Maybe it’s because I’m still pretty fresh in Saint John – I just passed the two-year mark of N.B. residence status – but I still find the heritage here fascinating and beautiful. It would be a shame to lose such historic character to the wrecking ball. Because as one historian said this week, once it’s gone, it’s far too easy to forget.
Can you imagine the utter pain of losing a loved one to a senseless act? I often struggle to wrap my head around this when writing about victims of crime, or loved ones of people who die in car crashes.
Most recently, I sat down with Raylene Wallace, the impassioned mother of Kylee, a 15-year-old who died in a crash on June 26, 2010. I’ve written many stories about Kylee, but yesterday I was writing about Raylene’s plan to offer a safe ride home program in her daughter’s memory. Volunteers will drive to parties in the Saint John area and make sure kids get a safe ride home for free.
Raylene has been through hell and back. She’s still going through hell as she wades through the court process, awaiting the fate of the 20-year-old driver who crashed the car Kylee was riding in when she died.
But in all her pain, she wants to do something good. She wants to stop another parent from losing a child.
It amazes me when I think about it. I don’t have kids so I could never understand the depth of her loss. But I have, unfortunately, written about quite a few people who have died before their time, and I’ve spoken to a lot of bereaved families. The loss is horrible, the pain indescribable, and the only way to keep living, as Raylene told me, is to imagine Kylee is just in the other room.
So how does she find the strength to organize a ride home program? In her grief, she is making a difference.
It’s not the first time I’ve witnessed this.
Take the Higgins family. When 46-year-old Caroline Higgins died after being struck by an inexperienced motorcyclist while jogging near the Reversing Falls bridge, her brother and sisters – smart and practical as they are – starting researching the laws. They found that New Brunswick is utterly behind the times. We’re one of the only provinces to not have a graduated licensing system for new motorcycle drivers. There is also no mandatory inspection program for motorcycles. Both rules, they believe, would reduce another senseless death from happening.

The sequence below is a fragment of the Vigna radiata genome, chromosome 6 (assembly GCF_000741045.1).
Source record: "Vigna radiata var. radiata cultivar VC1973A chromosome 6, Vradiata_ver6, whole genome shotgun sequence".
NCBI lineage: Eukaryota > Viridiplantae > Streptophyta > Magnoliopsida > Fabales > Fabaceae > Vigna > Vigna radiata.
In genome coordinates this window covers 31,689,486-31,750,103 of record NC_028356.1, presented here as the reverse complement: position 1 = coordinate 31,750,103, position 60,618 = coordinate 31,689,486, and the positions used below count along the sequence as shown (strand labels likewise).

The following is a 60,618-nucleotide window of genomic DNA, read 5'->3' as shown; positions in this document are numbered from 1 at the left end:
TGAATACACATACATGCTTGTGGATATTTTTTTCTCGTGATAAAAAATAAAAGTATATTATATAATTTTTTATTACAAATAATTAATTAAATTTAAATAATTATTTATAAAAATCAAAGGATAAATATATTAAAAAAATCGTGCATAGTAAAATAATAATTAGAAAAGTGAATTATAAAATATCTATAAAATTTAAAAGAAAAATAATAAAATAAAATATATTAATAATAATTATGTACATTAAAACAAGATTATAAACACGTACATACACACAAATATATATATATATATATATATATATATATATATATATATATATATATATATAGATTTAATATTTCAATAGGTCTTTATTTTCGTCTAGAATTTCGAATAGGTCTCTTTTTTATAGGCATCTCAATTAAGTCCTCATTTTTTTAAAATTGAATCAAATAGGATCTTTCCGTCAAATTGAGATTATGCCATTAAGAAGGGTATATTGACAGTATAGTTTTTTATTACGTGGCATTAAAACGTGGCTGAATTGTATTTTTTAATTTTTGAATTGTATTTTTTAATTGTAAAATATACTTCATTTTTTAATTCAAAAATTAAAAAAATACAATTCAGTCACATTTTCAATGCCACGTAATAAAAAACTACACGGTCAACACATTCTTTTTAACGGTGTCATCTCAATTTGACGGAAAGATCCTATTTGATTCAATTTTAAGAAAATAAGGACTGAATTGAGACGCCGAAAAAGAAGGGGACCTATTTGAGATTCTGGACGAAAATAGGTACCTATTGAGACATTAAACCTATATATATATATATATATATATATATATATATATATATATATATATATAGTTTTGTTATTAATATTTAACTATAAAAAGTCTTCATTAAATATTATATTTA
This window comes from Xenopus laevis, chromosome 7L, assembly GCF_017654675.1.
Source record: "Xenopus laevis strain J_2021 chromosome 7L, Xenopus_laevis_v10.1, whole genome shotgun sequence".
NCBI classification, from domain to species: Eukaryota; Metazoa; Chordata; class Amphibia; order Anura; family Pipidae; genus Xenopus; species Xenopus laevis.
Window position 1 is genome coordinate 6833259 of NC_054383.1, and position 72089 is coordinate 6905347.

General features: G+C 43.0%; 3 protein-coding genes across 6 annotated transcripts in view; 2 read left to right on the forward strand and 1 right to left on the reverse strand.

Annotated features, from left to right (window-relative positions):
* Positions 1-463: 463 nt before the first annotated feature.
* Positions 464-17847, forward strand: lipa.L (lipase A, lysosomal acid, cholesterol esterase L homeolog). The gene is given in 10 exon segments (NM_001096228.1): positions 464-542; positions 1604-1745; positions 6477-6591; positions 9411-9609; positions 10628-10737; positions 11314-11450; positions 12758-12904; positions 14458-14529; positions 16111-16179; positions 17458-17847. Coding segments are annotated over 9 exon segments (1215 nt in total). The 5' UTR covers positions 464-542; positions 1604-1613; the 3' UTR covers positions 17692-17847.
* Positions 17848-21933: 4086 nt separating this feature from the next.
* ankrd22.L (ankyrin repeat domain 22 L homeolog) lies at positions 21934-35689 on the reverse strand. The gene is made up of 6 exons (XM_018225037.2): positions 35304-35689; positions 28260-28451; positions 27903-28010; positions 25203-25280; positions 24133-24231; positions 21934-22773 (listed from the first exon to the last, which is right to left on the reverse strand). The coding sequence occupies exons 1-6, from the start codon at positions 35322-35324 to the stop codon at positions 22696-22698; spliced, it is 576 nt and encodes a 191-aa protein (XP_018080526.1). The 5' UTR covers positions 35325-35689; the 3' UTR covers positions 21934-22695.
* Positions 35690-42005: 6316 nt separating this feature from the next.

Now, the provincial chief coroner has made recommendations to this effect, and New Brunswick politicians have promised to run public consultations on changing the rules.
Instead of wallowing in misery, as I believe I would do, they are acting, and making the world safer for the rest of us.
For families who have been needlessly victimized by tragedy, the public benefits. How selfless of them, and how grateful we should be.
The Fundy Trail, a few kilometres east of St. Martins, is one of my favourite places. When the sun poked out on Sunday, we drove down to the tiny fishing village, followed a few bends in the road, and parked the car for a long hike beside the Fundy coastline. Hiking on this trail, you get a real sense of place. You remember where you are, smell it, see it, feel it. Here are a few photos I snapped, trying to use the new techniques I learned from Noel on Saturday.
On a side note, apparently plans to extend the Fundy Parkway, a winding, scenic road that hugs the coastline beside the trail, have been stalled this year. A staff member told us no new funding was approved for this year. Instead, the road abruptly ends where construction ended in June 2010, with an orange barrier blocking traffic from the unfinished road. Eventually, the road will follow the coast all the way to Fundy National Park. This is the last undeveloped stretch of land along the eastern seaboard.
I have always thought I was pretty good at photography. That was, until I had to take photos for all my stories in Yellowknife with my own SLR camera. Then, it dawned on me that shooting on auto is not in fact good photography. Anyone can do it. I didn’t even know how to take a photo without the flash popping up.
Ever since then, I have been very timid taking photos, though I still love it. I suppose I felt a little embarrassed that it wasn’t a skill I had picked up along the way.
Well this afternoon, I am heaving a sigh of relief. I made an oath to Noel Chenier today that I will never shoot on auto again. “It’s crap,” as he says, and I believe him. All the good photos I have taken up to this point were pretty much by luck.
Today I took Noel’s beginner SLR course, and for $60, it’s an amazing investment for anyone who wants to brush up on their technical photography skills. I now properly understand how to get the effects I love, by adjusting the aperture, shutter speeds or ISO. I have a much better understanding of how to shoot without a flash, how to do manual metering, and some other neat tricks.
Here’s one I took of my kitty, Ginger, as soon as I got home (trying to take advantage of the natural light from the window):